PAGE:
I've spent another weekend doing yoga with Canadian teacher Monica Voss, one of my all-time favourites.  She's done a little European annual tour for a good few years now; I'm always inspired by her ideas, which come thick and fast, and which appear in my classes with much 'Monica says' to balance out the 'Catherine says' of the rest of the year. But this time what I liked most of all was my understanding of her idea about mindfulness, and the past and future. 

Monica said something like this: Your mind is wonderful. Don’t use ‘mindfulness’ as an excuse to be unkind to it. The past is part of the present, the future is part of the present. You don't have to deny that. But you can learn to notice if your thinking begins to cycle negatively and try an intervention. Listen to your breath instead of your thoughts. To make this easier you could breathe more noticeably, sighing or maybe humming. She mentioned a quote from Thich Nhat Hanh's 'The Art of Power'. I found it easily through a google search, but also found many more quotes about staying in the present, so perhaps I'm not quite off the hook, and should to put in a little more work on the whole staying-in-the-now thing. Thought it was too good to be the only truth. Hmmmmmmmmmmmmmmm.

“To dwell in the here and now does not mean you never think about the past or responsibly plan for the future. The idea is simply not to allow yourself to get lost in regrets about the past or worries about the future. If you are firmly grounded in the present moment, the past can be an object of inquiry, the object of your mindfulness and concentration. You can attain many insights by looking into the past. But you are still grounded in the present moment.” 

Thursday, 26 June 2014

'Tis better to have loved and lost than never to have loved at all

Would it be bearable to live a life permanently drenched in emotional sunshine even if you could choose it? Can you imagine how difficult everyone would find you?

Permanent up is impossible, permanent down we don't welcome. That leaves up and down. That or living inside Tupperware, a land without shadows. *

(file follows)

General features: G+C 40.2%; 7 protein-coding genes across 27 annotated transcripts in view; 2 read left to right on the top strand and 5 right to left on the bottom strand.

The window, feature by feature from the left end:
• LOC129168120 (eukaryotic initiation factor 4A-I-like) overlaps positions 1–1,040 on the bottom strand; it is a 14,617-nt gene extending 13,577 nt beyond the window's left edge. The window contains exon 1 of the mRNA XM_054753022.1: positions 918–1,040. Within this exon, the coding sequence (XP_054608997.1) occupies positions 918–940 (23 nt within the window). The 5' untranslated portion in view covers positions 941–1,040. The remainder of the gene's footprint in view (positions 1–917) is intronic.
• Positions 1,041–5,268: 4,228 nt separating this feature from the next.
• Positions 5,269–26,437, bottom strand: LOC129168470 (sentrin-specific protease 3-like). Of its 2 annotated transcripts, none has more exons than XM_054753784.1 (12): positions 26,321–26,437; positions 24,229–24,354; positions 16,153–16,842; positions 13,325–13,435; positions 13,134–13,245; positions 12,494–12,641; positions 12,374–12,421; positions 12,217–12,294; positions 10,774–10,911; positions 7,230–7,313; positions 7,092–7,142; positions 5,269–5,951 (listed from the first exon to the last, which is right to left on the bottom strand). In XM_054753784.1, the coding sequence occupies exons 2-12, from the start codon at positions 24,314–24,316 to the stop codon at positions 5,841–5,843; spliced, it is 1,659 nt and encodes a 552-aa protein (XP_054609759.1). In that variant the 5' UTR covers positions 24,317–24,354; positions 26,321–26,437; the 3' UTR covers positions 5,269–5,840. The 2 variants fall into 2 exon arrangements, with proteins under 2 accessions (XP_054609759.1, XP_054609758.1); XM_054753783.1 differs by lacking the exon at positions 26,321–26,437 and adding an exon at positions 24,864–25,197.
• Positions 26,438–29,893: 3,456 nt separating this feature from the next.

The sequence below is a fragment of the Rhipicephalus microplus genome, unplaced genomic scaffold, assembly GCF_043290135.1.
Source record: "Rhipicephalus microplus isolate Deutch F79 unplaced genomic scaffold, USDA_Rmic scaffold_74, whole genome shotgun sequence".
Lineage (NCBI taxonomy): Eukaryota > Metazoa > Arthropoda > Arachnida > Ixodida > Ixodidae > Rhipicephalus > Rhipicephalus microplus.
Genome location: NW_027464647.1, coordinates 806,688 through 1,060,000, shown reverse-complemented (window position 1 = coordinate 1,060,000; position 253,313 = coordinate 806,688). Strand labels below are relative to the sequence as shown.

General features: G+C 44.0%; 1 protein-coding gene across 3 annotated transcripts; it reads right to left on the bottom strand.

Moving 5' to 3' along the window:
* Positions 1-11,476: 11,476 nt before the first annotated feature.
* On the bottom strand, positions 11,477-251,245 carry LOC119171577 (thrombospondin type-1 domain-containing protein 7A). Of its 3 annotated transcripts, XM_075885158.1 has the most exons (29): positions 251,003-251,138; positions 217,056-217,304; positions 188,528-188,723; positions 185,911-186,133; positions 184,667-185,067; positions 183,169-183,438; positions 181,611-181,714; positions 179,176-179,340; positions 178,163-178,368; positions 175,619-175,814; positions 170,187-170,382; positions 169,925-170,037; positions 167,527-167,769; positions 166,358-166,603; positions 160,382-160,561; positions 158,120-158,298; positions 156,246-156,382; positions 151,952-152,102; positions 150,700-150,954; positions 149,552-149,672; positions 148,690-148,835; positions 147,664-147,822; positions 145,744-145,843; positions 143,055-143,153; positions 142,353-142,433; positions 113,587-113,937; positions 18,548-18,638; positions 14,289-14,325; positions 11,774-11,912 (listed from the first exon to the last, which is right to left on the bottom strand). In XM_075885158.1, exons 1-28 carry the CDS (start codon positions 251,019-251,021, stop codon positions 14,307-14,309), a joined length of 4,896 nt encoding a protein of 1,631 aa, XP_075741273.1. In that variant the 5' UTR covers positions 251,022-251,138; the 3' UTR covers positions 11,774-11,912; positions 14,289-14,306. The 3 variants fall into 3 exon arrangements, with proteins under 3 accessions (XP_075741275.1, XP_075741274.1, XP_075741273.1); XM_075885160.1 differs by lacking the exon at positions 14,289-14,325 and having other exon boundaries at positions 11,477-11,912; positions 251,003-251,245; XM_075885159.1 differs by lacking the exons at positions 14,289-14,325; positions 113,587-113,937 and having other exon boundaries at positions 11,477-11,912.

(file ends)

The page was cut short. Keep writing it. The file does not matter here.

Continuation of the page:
Francesca's boyfriend Stephen was going to a Leonard Cohen concert.

'Why aren't you going, Fran?'

Fran had worshipped Leonard since she was 11.

'I'm afraid I would like it too much, and be too sad when it was over.'

We laughed at her (behind her back), and told our friends and relatives.

But after a weekend of barbeques, breakfast in the garden and most importantly a house full of people I love, the Monday quiet this week was not its usual peaceful self. It saw me with a knot in my chest and some difficulty settling to my workaday occupations (doing the washing, planning the classes, maintaining the admin). If I never had a lovely weekend, Monday would always be easy. If I didn't love my people, I wouldn't miss them. If I wasn't 'attached'... 

'Tis better to have loved, really 'tis. In the long run. Tennyson's poem for his friend was written over many years following his death; my post weekend blues only lasted a day. So it's easy for me to say it's better to have the great experience even if it leaves you sad. Better to risk the loss. And some of my strategies for these small sadnesses are:
Walking in the park.
Watching 'Curb Your Enthusiasm'.

The sadness is a small cloud lining the shining silver. But is it better to be in the dark following the light? Or is it better to live under permanently Tupperware skies? Or am I resorting to the rhetorical device of false dichotomy?

*Bill Bryson's description of a particular British summer in 'The Lost Continent'

Thursday, 12 June 2014

Shoes - variety is the support of life.

Here are most of the shoes I've worn this week, on our outside table:

I've worn slippers and flip flops, I've worn sandals and boots and I've walked barefoot in the house, garden and park. This is a British June we're having. The weather is REALLY variable. Highish heels, no heels, flexible, supportive, warm, minimal, rocker soles, flat soles, platform wedges...

I've been told recently about disadvantages to minimal shoes, to shoes with toes, to rocker sole shoes, to flip flops, to walking boots, to high heels, to walking barefoot...

And they all do have their drawbacks, and they all do have their joys. I've even heard an argument in the yoga world in favour of high heels. (You have to have very strong feet to be able to walk in them, apparently, thanks to Leslie Kaminoff for the news.) One of the drawbacks of the 'barefoot' toe shoes is that some people feel a bit ill when they see them. One of the advantages is that strangers talk to you, it's a bit like walking a dog. I met a lovely woman in the park who lives down the road from me; we've never spoken before.

So just, please, wear different shoes and go barefoot some of the time. Feet were meant to be used over varied terrain - they thrive on unpredictability - and we are mostly walking on the flat hard modern ground. Shoes can give us some variation and different shoes use different bits of foot in different ways. It's a chance to keep our feet healthy and it's fun. That is all.